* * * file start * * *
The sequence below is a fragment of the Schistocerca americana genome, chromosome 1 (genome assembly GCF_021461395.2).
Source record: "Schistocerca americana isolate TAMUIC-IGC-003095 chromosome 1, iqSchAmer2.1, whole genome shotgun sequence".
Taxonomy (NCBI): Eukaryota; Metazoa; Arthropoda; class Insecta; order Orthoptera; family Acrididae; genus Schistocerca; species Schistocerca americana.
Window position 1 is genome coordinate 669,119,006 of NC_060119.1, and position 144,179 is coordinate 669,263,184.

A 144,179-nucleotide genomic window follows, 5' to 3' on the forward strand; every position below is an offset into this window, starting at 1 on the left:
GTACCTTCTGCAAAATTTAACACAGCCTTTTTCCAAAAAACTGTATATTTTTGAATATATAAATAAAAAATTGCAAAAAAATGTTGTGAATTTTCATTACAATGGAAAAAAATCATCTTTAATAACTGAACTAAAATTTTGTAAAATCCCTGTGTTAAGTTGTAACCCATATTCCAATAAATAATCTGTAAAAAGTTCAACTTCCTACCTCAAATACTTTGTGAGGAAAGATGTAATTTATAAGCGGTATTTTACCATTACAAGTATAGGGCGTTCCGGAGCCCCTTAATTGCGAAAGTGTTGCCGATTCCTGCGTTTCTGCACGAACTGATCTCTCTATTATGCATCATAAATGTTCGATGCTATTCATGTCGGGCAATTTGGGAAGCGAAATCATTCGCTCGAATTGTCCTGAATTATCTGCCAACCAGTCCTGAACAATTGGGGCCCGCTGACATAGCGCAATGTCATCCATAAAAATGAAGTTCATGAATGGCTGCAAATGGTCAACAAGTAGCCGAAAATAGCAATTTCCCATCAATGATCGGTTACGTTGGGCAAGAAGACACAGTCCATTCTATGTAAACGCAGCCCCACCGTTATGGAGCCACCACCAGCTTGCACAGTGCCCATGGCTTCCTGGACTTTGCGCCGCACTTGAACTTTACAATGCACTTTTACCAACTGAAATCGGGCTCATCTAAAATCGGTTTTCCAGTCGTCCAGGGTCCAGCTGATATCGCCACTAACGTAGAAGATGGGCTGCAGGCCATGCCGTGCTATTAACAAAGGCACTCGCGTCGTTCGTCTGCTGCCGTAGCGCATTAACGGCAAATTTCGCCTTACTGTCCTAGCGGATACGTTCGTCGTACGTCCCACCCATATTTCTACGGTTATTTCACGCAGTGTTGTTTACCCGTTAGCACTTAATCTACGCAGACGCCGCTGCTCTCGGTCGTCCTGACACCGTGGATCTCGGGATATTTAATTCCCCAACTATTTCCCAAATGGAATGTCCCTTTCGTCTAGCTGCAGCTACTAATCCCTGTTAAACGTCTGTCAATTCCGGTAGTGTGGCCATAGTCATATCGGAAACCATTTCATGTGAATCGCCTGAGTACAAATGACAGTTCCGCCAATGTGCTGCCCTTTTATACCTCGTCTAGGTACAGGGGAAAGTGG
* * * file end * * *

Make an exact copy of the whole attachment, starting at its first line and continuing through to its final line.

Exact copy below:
The sequence below is a fragment of the Schistocerca americana genome, chromosome 1 (genome assembly GCF_021461395.2).
Source record: "Schistocerca americana isolate TAMUIC-IGC-003095 chromosome 1, iqSchAmer2.1, whole genome shotgun sequence".
Taxonomy (NCBI): Eukaryota; Metazoa; Arthropoda; class Insecta; order Orthoptera; family Acrididae; genus Schistocerca; species Schistocerca americana.
Window position 1 is genome coordinate 669,119,006 of NC_060119.1, and position 144,179 is coordinate 669,263,184.

A 144,179-nucleotide genomic window follows, 5' to 3' on the forward strand; every position below is an offset into this window, starting at 1 on the left:
GTACCTTCTGCAAAATTTAACACAGCCTTTTTCCAAAAAACTGTATATTTTTGAATATATAAATAAAAAATTGCAAAAAAATGTTGTGAATTTTCATTACAATGGAAAAAAATCATCTTTAATAACTGAACTAAAATTTTGTAAAATCCCTGTGTTAAGTTGTAACCCATATTCCAATAAATAATCTGTAAAAAGTTCAACTTCCTACCTCAAATACTTTGTGAGGAAAGATGTAATTTATAAGCGGTATTTTACCATTACAAGTATAGGGCGTTCCGGAGCCCCTTAATTGCGAAAGTGTTGCCGATTCCTGCGTTTCTGCACGAACTGATCTCTCTATTATGCATCATAAATGTTCGATGCTATTCATGTCGGGCAATTTGGGAAGCGAAATCATTCGCTCGAATTGTCCTGAATTATCTGCCAACCAGTCCTGAACAATTGGGGCCCGCTGACATAGCGCAATGTCATCCATAAAAATGAAGTTCATGAATGGCTGCAAATGGTCAACAAGTAGCCGAAAATAGCAATTTCCCATCAATGATCGGTTACGTTGGGCAAGAAGACACAGTCCATTCTATGTAAACGCAGCCCCACCGTTATGGAGCCACCACCAGCTTGCACAGTGCCCATGGCTTCCTGGACTTTGCGCCGCACTTGAACTTTACAATGCACTTTTACCAACTGAAATCGGGCTCATCTAAAATCGGTTTTCCAGTCGTCCAGGGTCCAGCTGATATCGCCACTAACGTAGAAGATGGGCTGCAGGCCATGCCGTGCTATTAACAAAGGCACTCGCGTCGTTCGTCTGCTGCCGTAGCGCATTAACGGCAAATTTCGCCTTACTGTCCTAGCGGATACGTTCGTCGTACGTCCCACCCATATTTCTACGGTTATTTCACGCAGTGTTGTTTACCCGTTAGCACTTAATCTACGCAGACGCCGCTGCTCTCGGTCGTCCTGACACCGTGGATCTCGGGATATTTAATTCCCCAACTATTTCCCAAATGGAATGTCCCTTTCGTCTAGCTGCAGCTACTAATCCCTGTTAAACGTCTGTCAATTCCGGTAGTGTGGCCATAGTCATATCGGAAACCATTTCATGTGAATCGCCTGAGTACAAATGACAGTTCCGCCAATGTGCTGCCCTTTTATACCTCGTCTAGGTACAGGGGAAAGTGG